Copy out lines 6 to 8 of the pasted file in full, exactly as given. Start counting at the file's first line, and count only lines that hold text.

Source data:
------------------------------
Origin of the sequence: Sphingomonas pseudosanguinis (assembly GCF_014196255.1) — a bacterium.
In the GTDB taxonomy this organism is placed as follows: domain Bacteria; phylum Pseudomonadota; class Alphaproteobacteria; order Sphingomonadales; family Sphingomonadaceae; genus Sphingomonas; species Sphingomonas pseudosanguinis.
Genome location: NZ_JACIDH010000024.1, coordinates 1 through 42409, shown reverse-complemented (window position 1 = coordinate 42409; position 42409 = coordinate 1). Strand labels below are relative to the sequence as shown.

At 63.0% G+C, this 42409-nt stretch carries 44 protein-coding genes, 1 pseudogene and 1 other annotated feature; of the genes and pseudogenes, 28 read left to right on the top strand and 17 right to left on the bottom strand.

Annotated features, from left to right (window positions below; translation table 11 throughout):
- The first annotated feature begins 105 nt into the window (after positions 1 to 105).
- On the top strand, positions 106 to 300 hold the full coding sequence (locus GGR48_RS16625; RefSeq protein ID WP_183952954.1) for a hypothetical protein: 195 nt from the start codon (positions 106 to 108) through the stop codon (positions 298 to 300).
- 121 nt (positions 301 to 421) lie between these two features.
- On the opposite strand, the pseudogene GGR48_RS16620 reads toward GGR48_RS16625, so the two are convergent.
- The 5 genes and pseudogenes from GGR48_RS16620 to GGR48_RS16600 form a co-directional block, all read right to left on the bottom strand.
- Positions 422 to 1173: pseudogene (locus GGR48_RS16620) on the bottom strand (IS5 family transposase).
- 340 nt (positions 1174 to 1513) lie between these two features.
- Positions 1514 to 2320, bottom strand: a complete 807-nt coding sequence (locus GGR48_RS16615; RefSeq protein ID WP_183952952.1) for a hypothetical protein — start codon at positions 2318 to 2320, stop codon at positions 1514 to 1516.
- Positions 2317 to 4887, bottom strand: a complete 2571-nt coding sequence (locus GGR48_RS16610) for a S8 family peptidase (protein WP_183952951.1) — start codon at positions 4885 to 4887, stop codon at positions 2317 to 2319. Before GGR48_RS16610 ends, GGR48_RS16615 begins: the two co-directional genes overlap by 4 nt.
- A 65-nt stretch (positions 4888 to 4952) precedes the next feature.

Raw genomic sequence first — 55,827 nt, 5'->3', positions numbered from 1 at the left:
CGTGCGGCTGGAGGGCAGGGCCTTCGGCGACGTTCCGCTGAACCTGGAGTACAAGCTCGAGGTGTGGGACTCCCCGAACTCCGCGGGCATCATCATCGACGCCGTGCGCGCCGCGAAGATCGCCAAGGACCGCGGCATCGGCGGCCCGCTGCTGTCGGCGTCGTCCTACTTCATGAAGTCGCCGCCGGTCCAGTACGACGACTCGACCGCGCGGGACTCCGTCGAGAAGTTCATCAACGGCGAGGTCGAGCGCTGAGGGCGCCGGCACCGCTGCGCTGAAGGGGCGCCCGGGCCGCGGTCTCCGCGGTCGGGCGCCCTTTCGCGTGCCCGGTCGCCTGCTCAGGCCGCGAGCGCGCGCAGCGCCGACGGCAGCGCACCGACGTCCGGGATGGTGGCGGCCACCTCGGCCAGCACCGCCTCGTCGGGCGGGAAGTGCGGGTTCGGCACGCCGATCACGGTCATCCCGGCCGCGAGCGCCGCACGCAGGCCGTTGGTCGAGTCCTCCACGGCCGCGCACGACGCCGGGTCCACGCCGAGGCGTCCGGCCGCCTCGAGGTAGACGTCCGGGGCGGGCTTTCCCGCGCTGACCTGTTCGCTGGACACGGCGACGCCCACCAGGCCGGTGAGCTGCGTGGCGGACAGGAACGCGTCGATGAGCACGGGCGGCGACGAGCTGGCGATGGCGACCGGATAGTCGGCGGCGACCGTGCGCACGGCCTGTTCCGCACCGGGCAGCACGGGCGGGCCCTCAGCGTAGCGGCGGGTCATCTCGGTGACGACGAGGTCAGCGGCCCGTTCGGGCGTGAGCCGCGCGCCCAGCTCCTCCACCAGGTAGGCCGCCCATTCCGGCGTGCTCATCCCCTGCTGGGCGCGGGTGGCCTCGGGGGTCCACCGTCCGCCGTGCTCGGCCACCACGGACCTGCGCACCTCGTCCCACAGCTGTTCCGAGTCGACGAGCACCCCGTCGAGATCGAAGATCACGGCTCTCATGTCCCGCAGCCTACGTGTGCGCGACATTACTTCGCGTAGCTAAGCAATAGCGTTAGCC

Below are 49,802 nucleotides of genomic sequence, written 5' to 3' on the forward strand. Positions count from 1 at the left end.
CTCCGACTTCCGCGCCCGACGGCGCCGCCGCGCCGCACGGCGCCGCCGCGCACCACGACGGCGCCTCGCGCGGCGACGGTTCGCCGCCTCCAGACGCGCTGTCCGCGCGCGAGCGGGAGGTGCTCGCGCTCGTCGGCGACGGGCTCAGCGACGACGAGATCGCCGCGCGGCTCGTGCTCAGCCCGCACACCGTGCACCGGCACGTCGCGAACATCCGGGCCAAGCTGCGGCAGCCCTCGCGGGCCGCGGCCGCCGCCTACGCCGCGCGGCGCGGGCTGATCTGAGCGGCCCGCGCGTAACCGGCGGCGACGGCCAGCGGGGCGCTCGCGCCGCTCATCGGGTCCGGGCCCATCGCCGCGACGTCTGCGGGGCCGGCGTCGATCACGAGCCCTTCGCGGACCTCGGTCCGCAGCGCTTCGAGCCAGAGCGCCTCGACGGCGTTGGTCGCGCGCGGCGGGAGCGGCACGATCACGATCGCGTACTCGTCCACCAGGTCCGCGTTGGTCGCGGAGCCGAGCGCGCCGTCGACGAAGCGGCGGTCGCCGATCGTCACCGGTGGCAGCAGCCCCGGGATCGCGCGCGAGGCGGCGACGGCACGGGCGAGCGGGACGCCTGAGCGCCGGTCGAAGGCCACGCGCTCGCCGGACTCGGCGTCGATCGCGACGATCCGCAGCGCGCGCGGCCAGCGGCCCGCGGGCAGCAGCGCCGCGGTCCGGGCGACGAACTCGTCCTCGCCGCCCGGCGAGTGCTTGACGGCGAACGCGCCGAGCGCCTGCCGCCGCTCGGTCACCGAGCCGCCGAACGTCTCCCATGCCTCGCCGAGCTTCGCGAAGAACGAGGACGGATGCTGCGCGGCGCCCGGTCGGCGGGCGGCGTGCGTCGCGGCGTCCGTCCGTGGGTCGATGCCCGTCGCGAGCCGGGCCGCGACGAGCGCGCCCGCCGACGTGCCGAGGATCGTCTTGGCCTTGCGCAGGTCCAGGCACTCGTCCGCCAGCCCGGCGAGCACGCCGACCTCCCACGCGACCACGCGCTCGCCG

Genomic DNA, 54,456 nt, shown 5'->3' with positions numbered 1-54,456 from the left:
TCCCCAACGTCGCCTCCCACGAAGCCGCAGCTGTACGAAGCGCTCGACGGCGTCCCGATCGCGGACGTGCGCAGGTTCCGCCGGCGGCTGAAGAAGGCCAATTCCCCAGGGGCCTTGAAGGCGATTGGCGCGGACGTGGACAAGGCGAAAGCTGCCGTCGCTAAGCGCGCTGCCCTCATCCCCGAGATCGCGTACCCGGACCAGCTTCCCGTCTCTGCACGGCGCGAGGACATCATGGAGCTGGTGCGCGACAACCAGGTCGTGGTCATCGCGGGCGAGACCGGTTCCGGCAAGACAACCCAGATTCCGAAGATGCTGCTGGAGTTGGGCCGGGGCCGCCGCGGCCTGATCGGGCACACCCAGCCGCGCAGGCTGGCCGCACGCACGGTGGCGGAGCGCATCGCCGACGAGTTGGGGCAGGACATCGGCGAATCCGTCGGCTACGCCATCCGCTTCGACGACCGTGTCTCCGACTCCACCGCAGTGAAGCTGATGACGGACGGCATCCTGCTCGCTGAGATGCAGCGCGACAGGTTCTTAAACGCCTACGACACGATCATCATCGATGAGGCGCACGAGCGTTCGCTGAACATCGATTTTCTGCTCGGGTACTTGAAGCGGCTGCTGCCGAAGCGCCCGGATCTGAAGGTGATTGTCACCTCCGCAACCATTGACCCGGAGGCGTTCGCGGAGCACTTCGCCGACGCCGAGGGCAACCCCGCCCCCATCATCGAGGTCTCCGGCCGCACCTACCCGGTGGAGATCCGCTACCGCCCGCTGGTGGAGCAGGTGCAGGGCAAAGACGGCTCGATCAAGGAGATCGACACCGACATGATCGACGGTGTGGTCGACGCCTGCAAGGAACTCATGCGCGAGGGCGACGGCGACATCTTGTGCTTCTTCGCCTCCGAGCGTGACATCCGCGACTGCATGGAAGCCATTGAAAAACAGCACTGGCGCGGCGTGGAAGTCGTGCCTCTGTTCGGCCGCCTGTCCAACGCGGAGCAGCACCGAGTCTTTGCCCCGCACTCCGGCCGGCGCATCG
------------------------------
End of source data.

- The first annotated feature begins 105 nt into the window (after positions 1 to 105).
- On the top strand, positions 106 to 300 hold the full coding sequence (locus GGR48_RS16625; RefSeq protein ID WP_183952954.1) for a hypothetical protein: 195 nt from the start codon (positions 106 to 108) through the stop codon (positions 298 to 300).
- 121 nt (positions 301 to 421) lie between these two features.